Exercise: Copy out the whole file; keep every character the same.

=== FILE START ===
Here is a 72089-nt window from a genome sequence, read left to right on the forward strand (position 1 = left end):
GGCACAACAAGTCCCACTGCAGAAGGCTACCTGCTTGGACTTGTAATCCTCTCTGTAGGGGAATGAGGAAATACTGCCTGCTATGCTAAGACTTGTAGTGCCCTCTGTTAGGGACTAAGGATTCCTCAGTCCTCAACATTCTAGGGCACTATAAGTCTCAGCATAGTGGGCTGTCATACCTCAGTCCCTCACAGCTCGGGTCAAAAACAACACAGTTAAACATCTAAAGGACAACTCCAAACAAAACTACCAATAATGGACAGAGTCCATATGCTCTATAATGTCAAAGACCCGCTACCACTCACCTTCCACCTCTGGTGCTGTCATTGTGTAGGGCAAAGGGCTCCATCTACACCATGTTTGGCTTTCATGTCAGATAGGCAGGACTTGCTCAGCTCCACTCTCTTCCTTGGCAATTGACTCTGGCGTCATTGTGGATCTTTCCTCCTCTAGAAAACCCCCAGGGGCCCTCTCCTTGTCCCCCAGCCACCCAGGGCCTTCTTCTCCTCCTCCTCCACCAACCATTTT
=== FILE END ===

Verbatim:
Here is a 72089-nt window from a genome sequence, read left to right on the forward strand (position 1 = left end):
GGCACAACAAGTCCCACTGCAGAAGGCTACCTGCTTGGACTTGTAATCCTCTCTGTAGGGGAATGAGGAAATACTGCCTGCTATGCTAAGACTTGTAGTGCCCTCTGTTAGGGACTAAGGATTCCTCAGTCCTCAACATTCTAGGGCACTATAAGTCTCAGCATAGTGGGCTGTCATACCTCAGTCCCTCACAGCTCGGGTCAAAAACAACACAGTTAAACATCTAAAGGACAACTCCAAACAAAACTACCAATAATGGACAGAGTCCATATGCTCTATAATGTCAAAGACCCGCTACCACTCACCTTCCACCTCTGGTGCTGTCATTGTGTAGGGCAAAGGGCTCCATCTACACCATGTTTGGCTTTCATGTCAGATAGGCAGGACTTGCTCAGCTCCACTCTCTTCCTTGGCAATTGACTCTGGCGTCATTGTGGATCTTTCCTCCTCTAGAAAACCCCCAGGGGCCCTCTCCTTGTCCCCCAGCCACCCAGGGCCTTCTTCTCCTCCTCCTCCACCAACCATTTT